I’m using the playground diagram as shown below, should I add some capacitors to the circuit?

Yes. It is one thing driving one solenoid and an altogether different thing trying to drive a lot. If it were me I would put a capacitor from the power rail to ground on each solenoid. A largeish one, say 100uF on each one, you might even have to go higher if you get any trouble. I would also be tempted to put a 0.1uF ceramic one across each coil.

Grumpy_Mike:

This drawing/schematic whatever you want to call it is just for me, I'm not giving it to anyone,

No but you are showing it to us and asking for comments as to if it is correct so we can only judge what is on the screen not what is in your head. Having said that I haven't spotted anything wrong.

I'm using the playground diagram as shown below, should I add some capacitors to the circuit?

Yes. It is one thing driving one solenoid and an altogether different thing trying to drive a lot. If it were me I would put a capacitor from the power rail to ground on each solenoid. A largeish one, say 100uF on each one, you might even have to go higher if you get any trouble. I would also be tempted to put a 0.1uF ceramic one across each coil.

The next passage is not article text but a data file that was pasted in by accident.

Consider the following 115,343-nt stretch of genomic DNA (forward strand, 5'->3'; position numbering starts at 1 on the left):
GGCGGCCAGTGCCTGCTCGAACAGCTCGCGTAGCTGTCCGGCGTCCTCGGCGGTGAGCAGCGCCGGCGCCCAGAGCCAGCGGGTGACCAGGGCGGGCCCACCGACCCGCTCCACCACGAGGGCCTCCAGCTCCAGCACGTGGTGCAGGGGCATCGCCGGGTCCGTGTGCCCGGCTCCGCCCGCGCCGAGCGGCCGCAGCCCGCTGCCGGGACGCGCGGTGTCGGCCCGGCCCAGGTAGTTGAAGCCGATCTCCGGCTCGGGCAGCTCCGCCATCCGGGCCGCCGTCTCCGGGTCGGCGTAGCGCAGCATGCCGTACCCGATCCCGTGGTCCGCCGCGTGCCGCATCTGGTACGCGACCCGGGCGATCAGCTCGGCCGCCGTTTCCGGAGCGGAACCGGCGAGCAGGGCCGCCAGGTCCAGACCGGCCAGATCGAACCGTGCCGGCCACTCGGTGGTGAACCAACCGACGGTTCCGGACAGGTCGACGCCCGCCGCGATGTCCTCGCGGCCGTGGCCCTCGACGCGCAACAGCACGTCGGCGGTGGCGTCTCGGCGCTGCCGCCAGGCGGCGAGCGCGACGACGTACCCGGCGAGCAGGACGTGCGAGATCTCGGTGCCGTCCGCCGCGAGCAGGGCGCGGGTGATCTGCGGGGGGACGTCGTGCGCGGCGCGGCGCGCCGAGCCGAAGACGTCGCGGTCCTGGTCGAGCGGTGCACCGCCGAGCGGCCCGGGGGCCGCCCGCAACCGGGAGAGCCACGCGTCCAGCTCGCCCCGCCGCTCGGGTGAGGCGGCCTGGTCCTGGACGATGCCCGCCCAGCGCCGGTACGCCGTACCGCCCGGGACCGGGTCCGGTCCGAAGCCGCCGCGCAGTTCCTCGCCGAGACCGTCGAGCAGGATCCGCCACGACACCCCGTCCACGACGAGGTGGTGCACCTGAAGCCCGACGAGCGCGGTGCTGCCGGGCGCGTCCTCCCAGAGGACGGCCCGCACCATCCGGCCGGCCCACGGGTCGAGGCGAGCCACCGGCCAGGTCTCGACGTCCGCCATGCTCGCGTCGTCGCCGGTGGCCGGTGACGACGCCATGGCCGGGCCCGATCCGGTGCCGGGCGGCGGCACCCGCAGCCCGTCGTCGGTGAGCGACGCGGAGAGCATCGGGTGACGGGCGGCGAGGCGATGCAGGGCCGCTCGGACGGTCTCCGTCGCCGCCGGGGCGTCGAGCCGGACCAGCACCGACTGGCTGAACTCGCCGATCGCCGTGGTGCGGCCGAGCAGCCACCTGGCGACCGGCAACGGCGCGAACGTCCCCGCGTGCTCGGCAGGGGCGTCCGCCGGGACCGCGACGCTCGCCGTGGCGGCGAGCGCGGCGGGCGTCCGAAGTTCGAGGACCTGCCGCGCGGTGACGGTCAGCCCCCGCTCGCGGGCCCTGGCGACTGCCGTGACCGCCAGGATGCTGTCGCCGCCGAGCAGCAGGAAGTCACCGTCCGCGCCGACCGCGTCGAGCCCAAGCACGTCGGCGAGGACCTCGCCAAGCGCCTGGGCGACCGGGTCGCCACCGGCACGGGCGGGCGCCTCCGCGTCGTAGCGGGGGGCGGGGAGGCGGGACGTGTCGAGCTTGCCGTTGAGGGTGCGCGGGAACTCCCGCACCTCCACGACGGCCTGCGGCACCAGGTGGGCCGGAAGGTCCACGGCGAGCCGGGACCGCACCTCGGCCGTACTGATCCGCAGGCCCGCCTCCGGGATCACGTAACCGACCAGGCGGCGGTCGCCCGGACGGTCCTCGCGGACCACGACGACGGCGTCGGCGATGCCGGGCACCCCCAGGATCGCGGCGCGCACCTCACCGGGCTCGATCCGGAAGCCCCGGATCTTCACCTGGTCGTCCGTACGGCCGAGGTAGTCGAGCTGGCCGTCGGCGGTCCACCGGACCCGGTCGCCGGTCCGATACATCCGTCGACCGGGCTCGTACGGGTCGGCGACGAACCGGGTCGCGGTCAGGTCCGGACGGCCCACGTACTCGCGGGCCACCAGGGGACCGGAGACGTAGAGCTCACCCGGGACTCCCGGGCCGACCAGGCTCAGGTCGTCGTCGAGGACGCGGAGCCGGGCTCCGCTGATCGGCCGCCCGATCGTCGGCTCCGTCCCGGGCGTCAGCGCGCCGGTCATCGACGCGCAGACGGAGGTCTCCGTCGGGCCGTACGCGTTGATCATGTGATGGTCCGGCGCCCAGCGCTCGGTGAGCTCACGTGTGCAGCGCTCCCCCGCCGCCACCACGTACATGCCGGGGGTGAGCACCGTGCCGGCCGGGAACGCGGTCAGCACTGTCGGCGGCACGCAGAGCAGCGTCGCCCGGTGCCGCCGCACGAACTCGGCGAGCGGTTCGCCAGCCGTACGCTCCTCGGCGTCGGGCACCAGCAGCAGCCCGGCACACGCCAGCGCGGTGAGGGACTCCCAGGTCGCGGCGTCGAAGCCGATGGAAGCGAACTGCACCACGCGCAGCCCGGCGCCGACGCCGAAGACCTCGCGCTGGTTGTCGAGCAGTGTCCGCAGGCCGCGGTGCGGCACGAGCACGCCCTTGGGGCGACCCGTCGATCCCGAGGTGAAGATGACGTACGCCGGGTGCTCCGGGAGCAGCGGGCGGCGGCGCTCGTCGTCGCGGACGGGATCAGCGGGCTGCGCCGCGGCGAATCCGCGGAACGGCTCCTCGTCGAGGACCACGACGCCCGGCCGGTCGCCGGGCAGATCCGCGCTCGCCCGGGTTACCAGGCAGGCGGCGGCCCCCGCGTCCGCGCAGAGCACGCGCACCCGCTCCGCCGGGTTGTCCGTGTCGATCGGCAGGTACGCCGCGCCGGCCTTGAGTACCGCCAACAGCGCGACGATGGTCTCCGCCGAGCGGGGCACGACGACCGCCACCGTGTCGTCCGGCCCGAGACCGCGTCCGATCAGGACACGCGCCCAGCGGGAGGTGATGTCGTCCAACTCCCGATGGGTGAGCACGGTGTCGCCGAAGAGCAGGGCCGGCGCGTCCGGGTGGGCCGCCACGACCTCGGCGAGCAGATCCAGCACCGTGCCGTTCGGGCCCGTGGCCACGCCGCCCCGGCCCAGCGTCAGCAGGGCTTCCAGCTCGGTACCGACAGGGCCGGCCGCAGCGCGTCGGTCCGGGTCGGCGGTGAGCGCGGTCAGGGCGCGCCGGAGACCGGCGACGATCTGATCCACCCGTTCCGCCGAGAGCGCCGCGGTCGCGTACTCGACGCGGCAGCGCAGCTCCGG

I agree, I was just stating that's why it isn't perfect and I had to clarify some things.

I see what you're saying. I was worried about running multiple solenoids off of the single Mega board, and adding a capacitor would help me out. So I should put it in series with each diode then? From some other sites I've read that they wired a capacitor to the collector side of the transisor and the negative side of the solenoid/anode side of the diode. Or does that even really matter?

So I should put it in series with each diode then?

No.

You wire it across a component, that is in parallel with it. Like I said in my last reply.

Thanks for the reply. I'll look into it.